“U.A.B. saved her life,” Mr. Shelby says now. “I realized what they had there, and could have there.”
Since then, Mr. Shelby has secured funding for four academic buildings — all of them hubs for scientific research and teaching, none of them smaller than 150,000 square feet, and most built in the federal style with Doric columns. There is Shelby Hall at the University of Alabama; Shelby Hall at the University of South Alabama; the 12-story, 340,000 square foot Shelby Biomedical Research Building at the University of Alabama, Birmingham; and the Shelby Center for Science and Technology at the University of Alabama, Huntsville, two-thirds of which was built with federal funds.
At Tuscaloosa, more than $60 million secured by Mr. Shelby helped build what became one of the largest academic buildings on the University of Alabama campus, a 200,000-square-foot hall that houses more than 70 research labs, three lecture halls and more than 120 offices for faculty and graduate students.
“It allowed us to put students in laboratory facilities that otherwise they would not have been able to be a part of,” said Dr. Chuck Karr, the president of the University of Alabama, Huntsville, and a previous engineering dean at the University of Alabama. “It really served as the catalyst for other growth.”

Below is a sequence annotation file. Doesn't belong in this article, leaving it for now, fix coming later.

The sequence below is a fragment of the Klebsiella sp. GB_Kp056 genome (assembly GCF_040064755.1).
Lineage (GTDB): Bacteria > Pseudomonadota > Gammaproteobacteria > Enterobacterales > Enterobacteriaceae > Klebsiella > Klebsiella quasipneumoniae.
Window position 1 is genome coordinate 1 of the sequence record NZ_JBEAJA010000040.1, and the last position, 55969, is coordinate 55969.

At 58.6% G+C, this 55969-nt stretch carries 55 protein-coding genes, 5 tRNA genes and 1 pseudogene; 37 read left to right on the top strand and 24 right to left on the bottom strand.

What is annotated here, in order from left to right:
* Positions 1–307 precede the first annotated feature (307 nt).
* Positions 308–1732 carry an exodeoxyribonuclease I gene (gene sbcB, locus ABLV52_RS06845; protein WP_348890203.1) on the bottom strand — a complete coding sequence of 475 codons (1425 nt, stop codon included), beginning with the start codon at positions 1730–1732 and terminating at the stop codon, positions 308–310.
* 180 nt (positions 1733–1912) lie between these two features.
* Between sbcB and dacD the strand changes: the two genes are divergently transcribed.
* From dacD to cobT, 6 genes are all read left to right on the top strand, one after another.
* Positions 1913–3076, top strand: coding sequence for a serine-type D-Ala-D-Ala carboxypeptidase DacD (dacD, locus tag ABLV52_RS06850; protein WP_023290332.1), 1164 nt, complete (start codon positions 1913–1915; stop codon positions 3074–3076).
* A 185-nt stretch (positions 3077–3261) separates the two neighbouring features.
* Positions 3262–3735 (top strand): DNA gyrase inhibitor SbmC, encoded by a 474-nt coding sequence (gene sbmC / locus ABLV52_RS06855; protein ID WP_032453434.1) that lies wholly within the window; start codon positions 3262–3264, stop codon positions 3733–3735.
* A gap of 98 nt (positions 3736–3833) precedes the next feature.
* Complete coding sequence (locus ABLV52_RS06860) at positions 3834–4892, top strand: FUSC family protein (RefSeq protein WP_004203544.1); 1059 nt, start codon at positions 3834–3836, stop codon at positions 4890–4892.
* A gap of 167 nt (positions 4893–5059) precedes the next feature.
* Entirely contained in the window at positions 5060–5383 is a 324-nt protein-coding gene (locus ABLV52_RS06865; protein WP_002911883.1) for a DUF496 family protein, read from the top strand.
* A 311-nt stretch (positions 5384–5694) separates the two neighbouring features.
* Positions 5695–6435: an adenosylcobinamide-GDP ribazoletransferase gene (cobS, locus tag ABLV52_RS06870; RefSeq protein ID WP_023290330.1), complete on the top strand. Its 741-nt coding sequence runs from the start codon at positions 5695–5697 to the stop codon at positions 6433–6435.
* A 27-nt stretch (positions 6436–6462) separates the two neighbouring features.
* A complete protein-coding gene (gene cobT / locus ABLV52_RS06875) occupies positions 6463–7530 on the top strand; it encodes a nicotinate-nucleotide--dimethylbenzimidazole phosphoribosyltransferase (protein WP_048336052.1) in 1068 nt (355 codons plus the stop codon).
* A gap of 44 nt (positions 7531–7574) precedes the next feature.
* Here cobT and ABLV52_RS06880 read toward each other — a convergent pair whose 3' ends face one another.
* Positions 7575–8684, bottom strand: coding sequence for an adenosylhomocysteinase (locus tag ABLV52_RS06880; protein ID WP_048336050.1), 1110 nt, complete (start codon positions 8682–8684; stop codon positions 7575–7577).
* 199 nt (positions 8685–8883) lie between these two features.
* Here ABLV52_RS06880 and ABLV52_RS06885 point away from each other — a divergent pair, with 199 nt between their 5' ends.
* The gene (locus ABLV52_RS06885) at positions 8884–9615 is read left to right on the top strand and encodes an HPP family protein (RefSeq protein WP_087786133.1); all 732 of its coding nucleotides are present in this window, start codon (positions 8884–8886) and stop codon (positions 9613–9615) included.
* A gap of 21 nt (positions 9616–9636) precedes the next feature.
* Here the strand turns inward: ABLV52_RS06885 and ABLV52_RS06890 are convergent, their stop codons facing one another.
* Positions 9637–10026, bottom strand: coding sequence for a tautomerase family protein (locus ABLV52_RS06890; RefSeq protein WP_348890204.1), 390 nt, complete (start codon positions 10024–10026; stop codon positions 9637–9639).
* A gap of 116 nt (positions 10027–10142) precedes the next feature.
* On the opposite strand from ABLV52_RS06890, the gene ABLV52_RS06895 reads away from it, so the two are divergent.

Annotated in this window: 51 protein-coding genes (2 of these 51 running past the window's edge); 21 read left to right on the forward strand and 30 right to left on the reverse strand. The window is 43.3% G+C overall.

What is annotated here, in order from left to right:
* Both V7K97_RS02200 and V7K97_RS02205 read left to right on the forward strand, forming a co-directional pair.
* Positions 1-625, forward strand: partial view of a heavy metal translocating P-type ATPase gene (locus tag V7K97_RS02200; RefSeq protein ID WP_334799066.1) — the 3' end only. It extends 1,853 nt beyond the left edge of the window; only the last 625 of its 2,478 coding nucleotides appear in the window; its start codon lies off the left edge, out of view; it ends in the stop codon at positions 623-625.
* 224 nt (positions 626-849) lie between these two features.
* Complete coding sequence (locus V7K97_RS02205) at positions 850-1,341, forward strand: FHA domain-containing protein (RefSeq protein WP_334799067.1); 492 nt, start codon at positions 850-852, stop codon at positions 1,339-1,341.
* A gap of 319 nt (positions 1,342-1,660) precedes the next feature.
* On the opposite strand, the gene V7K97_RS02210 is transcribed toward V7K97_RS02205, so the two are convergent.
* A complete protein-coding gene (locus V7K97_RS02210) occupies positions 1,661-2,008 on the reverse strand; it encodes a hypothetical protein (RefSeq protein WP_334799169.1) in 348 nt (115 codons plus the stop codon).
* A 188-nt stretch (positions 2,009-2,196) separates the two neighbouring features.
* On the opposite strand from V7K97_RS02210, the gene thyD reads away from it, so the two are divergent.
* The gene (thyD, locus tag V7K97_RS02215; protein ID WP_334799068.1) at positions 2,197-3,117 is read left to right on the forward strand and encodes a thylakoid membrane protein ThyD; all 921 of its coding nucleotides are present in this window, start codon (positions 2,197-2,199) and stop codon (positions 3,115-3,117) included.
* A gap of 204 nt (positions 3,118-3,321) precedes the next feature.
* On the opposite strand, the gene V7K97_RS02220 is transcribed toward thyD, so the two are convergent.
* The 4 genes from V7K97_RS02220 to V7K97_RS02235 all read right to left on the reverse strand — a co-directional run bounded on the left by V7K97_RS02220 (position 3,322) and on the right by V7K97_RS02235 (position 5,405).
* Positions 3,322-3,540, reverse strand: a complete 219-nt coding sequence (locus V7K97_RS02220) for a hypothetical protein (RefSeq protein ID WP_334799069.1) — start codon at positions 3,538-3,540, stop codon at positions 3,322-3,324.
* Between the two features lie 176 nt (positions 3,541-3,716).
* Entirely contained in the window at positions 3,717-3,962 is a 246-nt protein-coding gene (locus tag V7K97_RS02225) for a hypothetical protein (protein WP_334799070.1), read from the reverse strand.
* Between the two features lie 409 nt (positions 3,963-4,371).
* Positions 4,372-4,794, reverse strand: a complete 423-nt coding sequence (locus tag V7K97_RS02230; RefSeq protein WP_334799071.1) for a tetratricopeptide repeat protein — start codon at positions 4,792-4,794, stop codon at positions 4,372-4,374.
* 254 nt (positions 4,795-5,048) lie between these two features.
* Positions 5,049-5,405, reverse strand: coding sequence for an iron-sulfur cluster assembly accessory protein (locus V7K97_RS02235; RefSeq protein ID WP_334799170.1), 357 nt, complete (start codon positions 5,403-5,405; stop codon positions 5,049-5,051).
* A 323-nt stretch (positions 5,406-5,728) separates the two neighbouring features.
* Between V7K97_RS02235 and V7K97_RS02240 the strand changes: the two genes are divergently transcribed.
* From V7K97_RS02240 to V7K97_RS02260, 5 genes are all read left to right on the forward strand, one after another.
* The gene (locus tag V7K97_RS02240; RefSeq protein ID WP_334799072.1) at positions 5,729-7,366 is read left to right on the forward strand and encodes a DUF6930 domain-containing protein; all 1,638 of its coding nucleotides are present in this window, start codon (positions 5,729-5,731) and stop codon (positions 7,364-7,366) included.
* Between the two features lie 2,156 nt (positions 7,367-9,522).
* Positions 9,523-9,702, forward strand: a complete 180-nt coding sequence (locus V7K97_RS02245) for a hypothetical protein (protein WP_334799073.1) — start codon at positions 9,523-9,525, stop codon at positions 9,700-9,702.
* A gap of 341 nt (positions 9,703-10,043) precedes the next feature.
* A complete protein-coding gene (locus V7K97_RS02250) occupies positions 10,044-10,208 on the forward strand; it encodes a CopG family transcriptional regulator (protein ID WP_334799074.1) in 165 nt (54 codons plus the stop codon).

When local officials unveiled the bust of Mr. Shelby at the Port of Mobile earlier this month, they also surprised him by announcing that they were privately financing two engineering and computing scholarships in his name at the University of South Alabama.
Seated in his office weeks later, he was more interested in talking about the scholarships than the twice-life-size bronze sculpture modeled after him.
“If you have tried to educate everybody in your community — everybody,” Mr. Shelby said, “you’re going to create opportunity.”
Statues, he said with a mischievous glint in his eye, “are for dogs and birds.”